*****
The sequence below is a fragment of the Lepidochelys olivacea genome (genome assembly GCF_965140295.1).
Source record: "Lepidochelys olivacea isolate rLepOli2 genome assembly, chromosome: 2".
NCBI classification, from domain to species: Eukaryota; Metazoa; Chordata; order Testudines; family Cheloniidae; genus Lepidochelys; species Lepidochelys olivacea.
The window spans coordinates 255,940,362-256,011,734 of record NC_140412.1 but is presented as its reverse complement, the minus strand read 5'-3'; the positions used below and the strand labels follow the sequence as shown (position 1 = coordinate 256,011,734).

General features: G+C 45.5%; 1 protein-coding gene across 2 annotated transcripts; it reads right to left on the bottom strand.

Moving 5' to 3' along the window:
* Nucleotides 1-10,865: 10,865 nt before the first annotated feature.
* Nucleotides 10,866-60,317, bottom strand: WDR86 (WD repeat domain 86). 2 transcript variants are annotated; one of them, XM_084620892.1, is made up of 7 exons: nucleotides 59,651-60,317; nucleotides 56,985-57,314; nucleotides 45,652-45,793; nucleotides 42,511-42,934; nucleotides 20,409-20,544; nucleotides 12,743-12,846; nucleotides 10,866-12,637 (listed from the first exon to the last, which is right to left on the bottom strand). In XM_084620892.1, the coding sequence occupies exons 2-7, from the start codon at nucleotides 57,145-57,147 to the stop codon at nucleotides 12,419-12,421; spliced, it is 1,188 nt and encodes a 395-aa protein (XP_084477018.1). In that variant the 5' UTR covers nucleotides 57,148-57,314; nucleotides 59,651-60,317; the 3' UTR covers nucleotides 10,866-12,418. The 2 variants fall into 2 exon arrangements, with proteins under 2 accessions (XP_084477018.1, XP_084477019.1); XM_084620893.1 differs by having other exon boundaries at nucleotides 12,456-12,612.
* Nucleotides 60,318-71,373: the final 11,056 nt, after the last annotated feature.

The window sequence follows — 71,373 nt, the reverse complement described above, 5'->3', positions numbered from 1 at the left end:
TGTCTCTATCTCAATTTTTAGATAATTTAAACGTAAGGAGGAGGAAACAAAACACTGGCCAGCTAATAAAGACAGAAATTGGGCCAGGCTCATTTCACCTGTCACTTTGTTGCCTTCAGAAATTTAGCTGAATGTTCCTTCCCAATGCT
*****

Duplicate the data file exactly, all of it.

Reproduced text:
The sequence below is a fragment of the Lepidochelys olivacea genome (genome assembly GCF_965140295.1).
Source record: "Lepidochelys olivacea isolate rLepOli2 genome assembly, chromosome: 2".
NCBI classification, from domain to species: Eukaryota; Metazoa; Chordata; order Testudines; family Cheloniidae; genus Lepidochelys; species Lepidochelys olivacea.
The window spans coordinates 255,940,362-256,011,734 of record NC_140412.1 but is presented as its reverse complement, the minus strand read 5'-3'; the positions used below and the strand labels follow the sequence as shown (position 1 = coordinate 256,011,734).

General features: G+C 45.5%; 1 protein-coding gene across 2 annotated transcripts; it reads right to left on the bottom strand.

Moving 5' to 3' along the window:
* Nucleotides 1-10,865: 10,865 nt before the first annotated feature.
* Nucleotides 10,866-60,317, bottom strand: WDR86 (WD repeat domain 86). 2 transcript variants are annotated; one of them, XM_084620892.1, is made up of 7 exons: nucleotides 59,651-60,317; nucleotides 56,985-57,314; nucleotides 45,652-45,793; nucleotides 42,511-42,934; nucleotides 20,409-20,544; nucleotides 12,743-12,846; nucleotides 10,866-12,637 (listed from the first exon to the last, which is right to left on the bottom strand). In XM_084620892.1, the coding sequence occupies exons 2-7, from the start codon at nucleotides 57,145-57,147 to the stop codon at nucleotides 12,419-12,421; spliced, it is 1,188 nt and encodes a 395-aa protein (XP_084477018.1). In that variant the 5' UTR covers nucleotides 57,148-57,314; nucleotides 59,651-60,317; the 3' UTR covers nucleotides 10,866-12,418. The 2 variants fall into 2 exon arrangements, with proteins under 2 accessions (XP_084477018.1, XP_084477019.1); XM_084620893.1 differs by having other exon boundaries at nucleotides 12,456-12,612.
* Nucleotides 60,318-71,373: the final 11,056 nt, after the last annotated feature.

The window sequence follows — 71,373 nt, the reverse complement described above, 5'->3', positions numbered from 1 at the left end:
TGTCTCTATCTCAATTTTTAGATAATTTAAACGTAAGGAGGAGGAAACAAAACACTGGCCAGCTAATAAAGACAGAAATTGGGCCAGGCTCATTTCACCTGTCACTTTGTTGCCTTCAGAAATTTAGCTGAATGTTCCTTCCCAATGCT